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61st New York Infantry

Online Books:
61st New York Infantry Soldier Roster - Annual Report of the Adjutant General of the State of New York For the Year 1893, Volume 26     View the Entire Book

Regimental History
Sixty-first New York Infantry. — Cols., Spencer W. Cone, Francis C. Barlow, Nelson A. Miles, K. Oscar Broady, George W. Scott; Lieut. - Cols., Francis C. Barlow, William C. Massett, Nelson A. Miles, K. Oscar Broady, George W. Scott, Richard A. Brown; Majs., William C. Massett, Arthur L. Brooks, Edward Z. Lawrence, William H. Spencer, George W. Scott, Henry B. Todd, Willard Keech, Richard A. Brown, George W. Schaffer. This regiment, known as the Clinton Guards, contained one company from Madison university, Hamilton, one company from the vicinity of Albany, and the remainder from New York city. It was mustered into the U. S. service at New York city during Sept., Oct. and Nov., 1861, for three years, and left for Washington on Nov. 9. It was stationed for a short time at Washington, but moved on Nov. 28, with Howard's brigade, Sumner's division, to Manassas and with the same brigade became a part of the 1st division, 2nd corps, Army of the Potomac, in March, 1862. It moved to the Peninsula early in the spring, took part in the operations of the siege of Yorktown and was first closely engaged in the battle of Fair Oaks, in which 106 were killed or wounded and 4 reported missing, out of 432 who went into action. There Lieut.-Col. Massett and many other gallant men lost their lives. The loss in the Seven Days' battles was still greater, and the ranks that gathered at Harrison's landing after the battle of Malvern hill were sadly depleted. In July, the regiment was assigned to the 3d brigade of its old division, in September to the 1st brigade of the same division, in October to the 2nd brigade, and in November again to the 1st brigade. In Sept., 1862, Co. I from Albany joined the regiment and took the place of a company consolidated with the others. At Antietam the regiment was in the thick of the fight, and at Fredericksburg it served in Hancock's division in the charge on Marye's heights and lost 36 in killed, wounded and missing. At Chancellorsville in May, 1863, the troops under Col. Miles made a gallant defense which won them high praise, and at Gettysburg the loss was once more severe. There was little rest for the worn regiment during the autumn. At Auburn, Bristoe Station, Rappahannock Station and in the Mine Run campaign, it was active, and it was mid-winter when it finally established permanent quarters near Brandy Station. In December and January a large number of men reenlisted and received veteran furlough. The regiment was reunited in the spring of 1864 and served with honor through the severe fighting which led up to Cold Harbor and Petersburg, suffering most severely in the bloody angle at Spottsylvania. It joined in the first assault on Petersburg, June 15; was engaged at Deep Bottom, Strawberry Plains, Reams' station and Hatcher's run, and on Dec. 20, received the veterans and recruits of the 57th N. Y. infantry. It was present at the fall of Petersburg, joined in the pursuit to Appomattox, and was engaged at Sailor's creek and Farmville. On July 14, 1865, the 61st was mustered out at Alexandria, having lost 193 by death from wounds and 123 from other causes, of whom 46 died in prison. The total enrollment of the command was 1,526 members. Its record is a long and glorious one and it bravely earned its right to rank among the most gallant organizations of the Union army.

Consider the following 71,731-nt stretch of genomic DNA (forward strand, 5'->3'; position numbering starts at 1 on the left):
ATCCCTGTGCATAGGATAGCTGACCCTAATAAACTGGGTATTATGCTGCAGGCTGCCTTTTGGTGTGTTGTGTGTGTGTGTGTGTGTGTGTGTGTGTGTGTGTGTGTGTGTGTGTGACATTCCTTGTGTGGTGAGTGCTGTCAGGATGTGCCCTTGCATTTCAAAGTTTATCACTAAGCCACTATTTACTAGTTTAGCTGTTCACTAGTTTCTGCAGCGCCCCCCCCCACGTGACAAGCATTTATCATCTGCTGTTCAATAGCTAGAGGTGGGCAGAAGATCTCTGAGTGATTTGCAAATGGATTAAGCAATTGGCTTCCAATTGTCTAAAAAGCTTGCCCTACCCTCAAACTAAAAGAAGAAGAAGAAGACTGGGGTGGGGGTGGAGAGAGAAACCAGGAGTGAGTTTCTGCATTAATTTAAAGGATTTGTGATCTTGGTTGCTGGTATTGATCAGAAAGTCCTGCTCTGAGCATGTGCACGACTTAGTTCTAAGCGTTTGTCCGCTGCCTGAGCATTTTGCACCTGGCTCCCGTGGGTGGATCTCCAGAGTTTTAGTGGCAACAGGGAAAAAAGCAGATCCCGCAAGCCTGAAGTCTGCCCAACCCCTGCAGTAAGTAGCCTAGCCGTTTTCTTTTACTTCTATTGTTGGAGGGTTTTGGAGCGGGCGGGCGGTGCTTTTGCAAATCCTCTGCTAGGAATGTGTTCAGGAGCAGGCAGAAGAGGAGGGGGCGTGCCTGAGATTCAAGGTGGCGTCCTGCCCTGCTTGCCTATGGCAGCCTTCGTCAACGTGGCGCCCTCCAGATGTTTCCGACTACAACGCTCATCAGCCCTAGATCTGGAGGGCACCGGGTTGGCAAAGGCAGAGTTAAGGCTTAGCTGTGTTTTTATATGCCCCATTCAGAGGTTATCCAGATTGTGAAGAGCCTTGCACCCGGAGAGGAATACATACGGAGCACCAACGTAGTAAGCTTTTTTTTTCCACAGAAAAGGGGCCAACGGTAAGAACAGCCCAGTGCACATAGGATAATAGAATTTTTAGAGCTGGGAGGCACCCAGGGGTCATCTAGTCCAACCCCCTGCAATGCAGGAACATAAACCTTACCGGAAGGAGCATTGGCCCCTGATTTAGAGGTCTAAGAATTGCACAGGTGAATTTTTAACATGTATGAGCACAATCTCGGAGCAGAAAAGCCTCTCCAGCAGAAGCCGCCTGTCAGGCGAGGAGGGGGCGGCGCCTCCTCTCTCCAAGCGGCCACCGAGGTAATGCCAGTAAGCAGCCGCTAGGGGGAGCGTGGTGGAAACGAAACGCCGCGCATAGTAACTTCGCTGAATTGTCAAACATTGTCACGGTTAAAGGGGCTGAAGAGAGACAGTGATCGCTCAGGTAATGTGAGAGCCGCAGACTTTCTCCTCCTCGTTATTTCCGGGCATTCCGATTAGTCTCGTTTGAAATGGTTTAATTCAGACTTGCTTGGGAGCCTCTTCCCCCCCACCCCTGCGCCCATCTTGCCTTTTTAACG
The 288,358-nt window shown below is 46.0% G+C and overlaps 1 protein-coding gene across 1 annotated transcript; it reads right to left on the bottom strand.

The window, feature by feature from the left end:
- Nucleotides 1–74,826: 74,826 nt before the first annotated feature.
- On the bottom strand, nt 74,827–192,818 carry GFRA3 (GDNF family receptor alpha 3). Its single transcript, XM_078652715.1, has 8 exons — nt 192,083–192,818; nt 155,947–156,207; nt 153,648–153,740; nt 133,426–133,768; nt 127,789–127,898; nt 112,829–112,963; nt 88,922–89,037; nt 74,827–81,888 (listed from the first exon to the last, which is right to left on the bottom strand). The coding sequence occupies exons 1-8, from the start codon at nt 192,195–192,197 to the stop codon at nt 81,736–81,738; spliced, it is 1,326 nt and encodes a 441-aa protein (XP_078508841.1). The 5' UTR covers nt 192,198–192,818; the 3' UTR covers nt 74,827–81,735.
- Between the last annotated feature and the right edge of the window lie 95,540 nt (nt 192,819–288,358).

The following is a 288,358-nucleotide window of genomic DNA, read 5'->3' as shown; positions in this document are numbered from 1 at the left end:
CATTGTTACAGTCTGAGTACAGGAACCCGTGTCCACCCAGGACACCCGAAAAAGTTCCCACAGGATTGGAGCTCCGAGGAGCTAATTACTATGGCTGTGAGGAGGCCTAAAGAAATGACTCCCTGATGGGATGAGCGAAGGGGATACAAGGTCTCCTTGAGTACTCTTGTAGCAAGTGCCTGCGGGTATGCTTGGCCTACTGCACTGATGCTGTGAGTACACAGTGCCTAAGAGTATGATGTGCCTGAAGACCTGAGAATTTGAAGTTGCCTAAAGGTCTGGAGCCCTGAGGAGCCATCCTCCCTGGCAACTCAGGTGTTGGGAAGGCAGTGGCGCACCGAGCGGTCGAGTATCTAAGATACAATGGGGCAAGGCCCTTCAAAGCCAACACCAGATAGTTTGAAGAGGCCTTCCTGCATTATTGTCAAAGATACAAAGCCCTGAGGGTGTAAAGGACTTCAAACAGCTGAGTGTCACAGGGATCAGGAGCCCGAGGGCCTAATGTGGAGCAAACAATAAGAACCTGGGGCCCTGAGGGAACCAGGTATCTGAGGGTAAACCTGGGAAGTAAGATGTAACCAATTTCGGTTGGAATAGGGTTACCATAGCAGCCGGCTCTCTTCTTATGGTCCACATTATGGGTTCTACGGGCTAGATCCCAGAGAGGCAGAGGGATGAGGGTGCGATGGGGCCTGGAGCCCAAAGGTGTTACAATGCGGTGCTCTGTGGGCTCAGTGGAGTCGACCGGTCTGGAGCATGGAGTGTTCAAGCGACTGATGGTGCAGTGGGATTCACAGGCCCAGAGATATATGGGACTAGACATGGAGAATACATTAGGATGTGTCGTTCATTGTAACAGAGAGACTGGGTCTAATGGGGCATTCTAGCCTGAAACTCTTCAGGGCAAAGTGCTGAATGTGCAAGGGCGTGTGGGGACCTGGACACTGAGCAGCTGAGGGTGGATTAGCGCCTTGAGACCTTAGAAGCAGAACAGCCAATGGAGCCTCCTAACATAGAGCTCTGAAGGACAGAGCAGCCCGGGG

Regimental history taken from "The Union Army" by Federal Publishing Company, 1908 - Volume 2

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